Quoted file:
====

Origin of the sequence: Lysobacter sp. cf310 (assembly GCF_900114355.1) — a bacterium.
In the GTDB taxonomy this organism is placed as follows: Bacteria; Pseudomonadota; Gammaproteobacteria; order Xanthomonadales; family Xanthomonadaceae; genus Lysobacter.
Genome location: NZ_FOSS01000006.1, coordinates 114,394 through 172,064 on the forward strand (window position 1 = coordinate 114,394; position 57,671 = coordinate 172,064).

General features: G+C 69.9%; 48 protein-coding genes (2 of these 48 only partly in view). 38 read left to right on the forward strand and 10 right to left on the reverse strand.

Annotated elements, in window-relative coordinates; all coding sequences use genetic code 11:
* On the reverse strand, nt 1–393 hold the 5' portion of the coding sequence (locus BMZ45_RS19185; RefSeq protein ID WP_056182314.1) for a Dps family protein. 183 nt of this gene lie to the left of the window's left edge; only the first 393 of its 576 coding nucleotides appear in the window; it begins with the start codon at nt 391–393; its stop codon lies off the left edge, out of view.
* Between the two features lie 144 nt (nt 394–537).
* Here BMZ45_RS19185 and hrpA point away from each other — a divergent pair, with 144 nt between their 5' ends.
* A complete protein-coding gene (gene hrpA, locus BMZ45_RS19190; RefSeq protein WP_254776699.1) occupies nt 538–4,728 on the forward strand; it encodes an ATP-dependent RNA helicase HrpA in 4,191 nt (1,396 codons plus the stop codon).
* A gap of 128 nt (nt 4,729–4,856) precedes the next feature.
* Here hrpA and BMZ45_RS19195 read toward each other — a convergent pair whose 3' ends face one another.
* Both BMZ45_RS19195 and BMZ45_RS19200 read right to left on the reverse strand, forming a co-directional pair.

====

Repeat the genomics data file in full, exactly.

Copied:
Origin of the sequence: Lysobacter sp. cf310 (assembly GCF_900114355.1) — a bacterium.
In the GTDB taxonomy this organism is placed as follows: Bacteria; Pseudomonadota; Gammaproteobacteria; order Xanthomonadales; family Xanthomonadaceae; genus Lysobacter.
Genome location: NZ_FOSS01000006.1, coordinates 114,394 through 172,064 on the forward strand (window position 1 = coordinate 114,394; position 57,671 = coordinate 172,064).

General features: G+C 69.9%; 48 protein-coding genes (2 of these 48 only partly in view). 38 read left to right on the forward strand and 10 right to left on the reverse strand.

Annotated elements, in window-relative coordinates; all coding sequences use genetic code 11:
* On the reverse strand, nt 1–393 hold the 5' portion of the coding sequence (locus BMZ45_RS19185; RefSeq protein ID WP_056182314.1) for a Dps family protein. 183 nt of this gene lie to the left of the window's left edge; only the first 393 of its 576 coding nucleotides appear in the window; it begins with the start codon at nt 391–393; its stop codon lies off the left edge, out of view.
* Between the two features lie 144 nt (nt 394–537).
* Here BMZ45_RS19185 and hrpA point away from each other — a divergent pair, with 144 nt between their 5' ends.
* A complete protein-coding gene (gene hrpA, locus BMZ45_RS19190; RefSeq protein WP_254776699.1) occupies nt 538–4,728 on the forward strand; it encodes an ATP-dependent RNA helicase HrpA in 4,191 nt (1,396 codons plus the stop codon).
* A gap of 128 nt (nt 4,729–4,856) precedes the next feature.
* Here hrpA and BMZ45_RS19195 read toward each other — a convergent pair whose 3' ends face one another.
* Both BMZ45_RS19195 and BMZ45_RS19200 read right to left on the reverse strand, forming a co-directional pair.